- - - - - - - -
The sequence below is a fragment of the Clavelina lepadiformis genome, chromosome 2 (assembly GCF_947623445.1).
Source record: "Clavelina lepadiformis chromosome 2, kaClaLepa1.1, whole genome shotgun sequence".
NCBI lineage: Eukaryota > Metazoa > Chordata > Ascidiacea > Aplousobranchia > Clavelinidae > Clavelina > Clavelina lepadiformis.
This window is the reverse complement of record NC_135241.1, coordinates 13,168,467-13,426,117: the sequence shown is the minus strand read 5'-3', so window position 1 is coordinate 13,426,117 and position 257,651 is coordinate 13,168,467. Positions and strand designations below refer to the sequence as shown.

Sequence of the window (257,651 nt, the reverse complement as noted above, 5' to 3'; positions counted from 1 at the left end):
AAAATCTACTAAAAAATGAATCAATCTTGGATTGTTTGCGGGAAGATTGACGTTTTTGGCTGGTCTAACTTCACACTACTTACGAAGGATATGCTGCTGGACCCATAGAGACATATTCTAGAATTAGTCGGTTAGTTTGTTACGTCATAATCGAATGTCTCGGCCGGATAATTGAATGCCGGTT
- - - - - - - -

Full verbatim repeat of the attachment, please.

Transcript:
The sequence below is a fragment of the Clavelina lepadiformis genome, chromosome 2 (assembly GCF_947623445.1).
Source record: "Clavelina lepadiformis chromosome 2, kaClaLepa1.1, whole genome shotgun sequence".
NCBI lineage: Eukaryota > Metazoa > Chordata > Ascidiacea > Aplousobranchia > Clavelinidae > Clavelina > Clavelina lepadiformis.
This window is the reverse complement of record NC_135241.1, coordinates 13,168,467-13,426,117: the sequence shown is the minus strand read 5'-3', so window position 1 is coordinate 13,426,117 and position 257,651 is coordinate 13,168,467. Positions and strand designations below refer to the sequence as shown.

Sequence of the window (257,651 nt, the reverse complement as noted above, 5' to 3'; positions counted from 1 at the left end):
AAAATCTACTAAAAAATGAATCAATCTTGGATTGTTTGCGGGAAGATTGACGTTTTTGGCTGGTCTAACTTCACACTACTTACGAAGGATATGCTGCTGGACCCATAGAGACATATTCTAGAATTAGTCGGTTAGTTTGTTACGTCATAATCGAATGTCTCGGCCGGATAATTGAATGCCGGTT